K.R.: I really appreciate everything about the maritime trade industry! The relationships that I have made over the years, the number of family businesses involved in the Philly maritime trade, the long hard hours that maritime workers put in that make this trade possible and even the physical machinery necessary to move products to, and through the port. It is all very interesting to me, and I really enjoy seeing the dedication in this field, whether it is from a warehouse worker up to a terminal operator- everybody seems to really enjoy what they do. This is evident by the longevity that we see in the maritime related businesses. People here rarely leave this field. They may work for a different company than they did last year, but they rarely leave the maritime trade. The same is true for Western Fumigation employees. Our employee retention is head and shoulders above the usual retention rates in pest control operations. Some of our techs working for us today, started before, or shortly after I started with Western.

Within Western, I am most proud of the work that I have done, often behind the scenes, to protect and strengthen the Chilean trade. I have long worked on the methyl bromide re-registration front, serving on several committees defending methyl bromide and its availability and use in the U.S.. I have worked on the US Coast Guard Area Maritime Security Committee to help keep the Port of Philadelphia secure. I have worked with regulators in NJ, PA and other states to keep the practice of fumigation available so that the Chilean trade can operate as freely as possible under growing regulatory pressures which our industry faces. In short, doing everything that time allows me to do to in order to keep the Chilean fruit flowing through our port.

CACC: What makes the CACC a special and valuable organization to you?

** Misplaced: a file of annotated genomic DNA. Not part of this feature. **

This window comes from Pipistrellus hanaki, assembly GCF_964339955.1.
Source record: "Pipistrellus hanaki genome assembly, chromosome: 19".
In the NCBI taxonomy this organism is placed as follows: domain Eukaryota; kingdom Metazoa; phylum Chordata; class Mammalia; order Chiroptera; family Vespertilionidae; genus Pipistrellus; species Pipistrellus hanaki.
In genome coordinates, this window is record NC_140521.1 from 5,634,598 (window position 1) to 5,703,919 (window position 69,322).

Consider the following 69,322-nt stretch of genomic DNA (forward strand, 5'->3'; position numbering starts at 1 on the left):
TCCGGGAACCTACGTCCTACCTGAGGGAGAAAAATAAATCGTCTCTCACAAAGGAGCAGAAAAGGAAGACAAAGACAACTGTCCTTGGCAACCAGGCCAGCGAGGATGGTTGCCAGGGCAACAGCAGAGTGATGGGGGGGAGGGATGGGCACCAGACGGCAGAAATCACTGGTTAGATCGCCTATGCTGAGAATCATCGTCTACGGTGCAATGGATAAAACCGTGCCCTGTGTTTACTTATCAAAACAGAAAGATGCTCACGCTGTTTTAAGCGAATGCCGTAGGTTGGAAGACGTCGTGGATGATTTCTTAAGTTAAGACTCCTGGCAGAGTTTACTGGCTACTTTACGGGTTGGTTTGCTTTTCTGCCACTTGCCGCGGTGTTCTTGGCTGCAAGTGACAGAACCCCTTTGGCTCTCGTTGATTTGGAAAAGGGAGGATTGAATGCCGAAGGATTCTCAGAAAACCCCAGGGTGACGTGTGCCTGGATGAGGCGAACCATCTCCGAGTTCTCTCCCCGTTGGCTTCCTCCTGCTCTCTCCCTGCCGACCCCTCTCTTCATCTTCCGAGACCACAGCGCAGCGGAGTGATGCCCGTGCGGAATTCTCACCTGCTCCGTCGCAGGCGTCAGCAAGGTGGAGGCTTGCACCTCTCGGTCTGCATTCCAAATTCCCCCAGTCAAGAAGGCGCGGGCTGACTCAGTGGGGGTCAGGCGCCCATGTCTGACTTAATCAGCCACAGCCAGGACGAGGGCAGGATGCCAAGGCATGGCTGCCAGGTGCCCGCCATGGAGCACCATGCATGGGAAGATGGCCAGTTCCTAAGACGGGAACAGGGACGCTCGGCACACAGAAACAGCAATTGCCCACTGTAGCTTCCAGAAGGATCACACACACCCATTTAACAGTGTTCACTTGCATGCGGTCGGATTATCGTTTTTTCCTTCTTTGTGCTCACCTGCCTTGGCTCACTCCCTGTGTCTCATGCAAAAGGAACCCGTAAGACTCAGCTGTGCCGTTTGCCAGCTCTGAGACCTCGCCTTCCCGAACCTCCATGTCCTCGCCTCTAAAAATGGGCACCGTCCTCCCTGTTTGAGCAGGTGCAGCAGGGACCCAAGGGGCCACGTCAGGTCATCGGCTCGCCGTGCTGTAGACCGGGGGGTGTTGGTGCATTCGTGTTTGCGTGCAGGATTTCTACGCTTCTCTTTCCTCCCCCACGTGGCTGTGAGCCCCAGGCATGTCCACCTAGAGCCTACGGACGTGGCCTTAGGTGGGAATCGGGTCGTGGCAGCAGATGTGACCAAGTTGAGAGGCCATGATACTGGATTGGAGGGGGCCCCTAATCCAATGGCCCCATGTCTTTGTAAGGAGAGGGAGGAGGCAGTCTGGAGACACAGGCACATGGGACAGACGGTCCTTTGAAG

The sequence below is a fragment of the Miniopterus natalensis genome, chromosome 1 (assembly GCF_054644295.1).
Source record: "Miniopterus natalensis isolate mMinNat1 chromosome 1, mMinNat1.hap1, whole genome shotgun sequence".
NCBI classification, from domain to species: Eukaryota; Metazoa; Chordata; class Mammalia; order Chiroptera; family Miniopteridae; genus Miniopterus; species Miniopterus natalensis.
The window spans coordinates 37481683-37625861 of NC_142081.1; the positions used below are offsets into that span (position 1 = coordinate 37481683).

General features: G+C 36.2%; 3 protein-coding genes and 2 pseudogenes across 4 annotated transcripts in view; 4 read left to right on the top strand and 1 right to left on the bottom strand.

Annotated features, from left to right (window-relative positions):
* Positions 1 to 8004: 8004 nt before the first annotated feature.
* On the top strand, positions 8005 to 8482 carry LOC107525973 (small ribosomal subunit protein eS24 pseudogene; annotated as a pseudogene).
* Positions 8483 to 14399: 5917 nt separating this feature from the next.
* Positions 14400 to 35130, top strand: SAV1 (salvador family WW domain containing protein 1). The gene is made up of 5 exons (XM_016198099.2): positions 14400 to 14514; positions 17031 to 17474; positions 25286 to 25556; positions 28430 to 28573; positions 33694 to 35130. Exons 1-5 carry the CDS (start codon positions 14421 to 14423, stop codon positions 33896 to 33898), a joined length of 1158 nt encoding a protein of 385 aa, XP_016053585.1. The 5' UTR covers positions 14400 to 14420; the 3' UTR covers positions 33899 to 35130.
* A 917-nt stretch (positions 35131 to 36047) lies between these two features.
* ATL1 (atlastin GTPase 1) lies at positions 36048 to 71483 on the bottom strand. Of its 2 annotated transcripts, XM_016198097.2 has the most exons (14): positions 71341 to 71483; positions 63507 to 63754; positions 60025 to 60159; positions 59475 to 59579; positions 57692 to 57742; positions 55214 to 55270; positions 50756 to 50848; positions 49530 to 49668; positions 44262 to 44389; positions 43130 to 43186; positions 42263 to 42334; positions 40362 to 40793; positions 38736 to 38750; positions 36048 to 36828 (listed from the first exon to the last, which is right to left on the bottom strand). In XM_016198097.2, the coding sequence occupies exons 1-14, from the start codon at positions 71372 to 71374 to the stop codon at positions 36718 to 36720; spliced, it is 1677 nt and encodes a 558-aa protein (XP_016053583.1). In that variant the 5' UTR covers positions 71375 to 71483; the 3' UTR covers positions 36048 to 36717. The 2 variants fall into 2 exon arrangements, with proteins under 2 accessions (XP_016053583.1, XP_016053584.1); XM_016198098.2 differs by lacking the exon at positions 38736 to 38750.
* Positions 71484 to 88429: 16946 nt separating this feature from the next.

K.R.: I think what makes the CACC so special is the genuine way that it links Chile and the U.S.. So often trade groups ultimately operate to the benefit of specific parties in the organization, but over the years I have seen firsthand how the Chamber truly benefits both parties.

The events which the CACC hosts each year are always the highlight events of the year. They are well attended, professionally presented, and raise money for a host of initiatives which again, benefit both parties. They are always presented with entertaining guest speakers of a broad spectrum of businesses. They are held to benefit causes in Chile as well as the U.S. The greater Philadelphia area is very supportive of issues in Chile, as was seen during the relief efforts following the devastating earthquake in 2010. Two of my most memorable events involved the visit by Chilean President Bachelet, as well as the visit by rescued miner Mario Sepulveda.

The CACC continues to work to improve and expand business relationships between Chile and the U.S. This expands well beyond the importation of Chilean wines, fish and fruit. Technology has been enjoying the benefit of the strong relationship between our two countries as well. As a leader in South American business and investment, Chile is a strong and stable trade partner to the U.S.

CACC: As you come upon retirement, what is one thing you will take away from your time at Western?

K.R.: In a word, pride. I am happy that I had a small part in the continued success of the Chilean trade in the port. Though I am beyond excited to move on to the next phase of my life, I am beginning to realize the hole that will be left in my life due to leaving Western. But I can leave knowing that I did my best.

I have always told myself that at the end of the day, the only person who needs to be satisfied with my work is me. I can honestly say that for most of my 11,183 days working for Western, I have met that threshold.

We send our thanks and heartfelt wishes for a wonderful retirement to Kurt!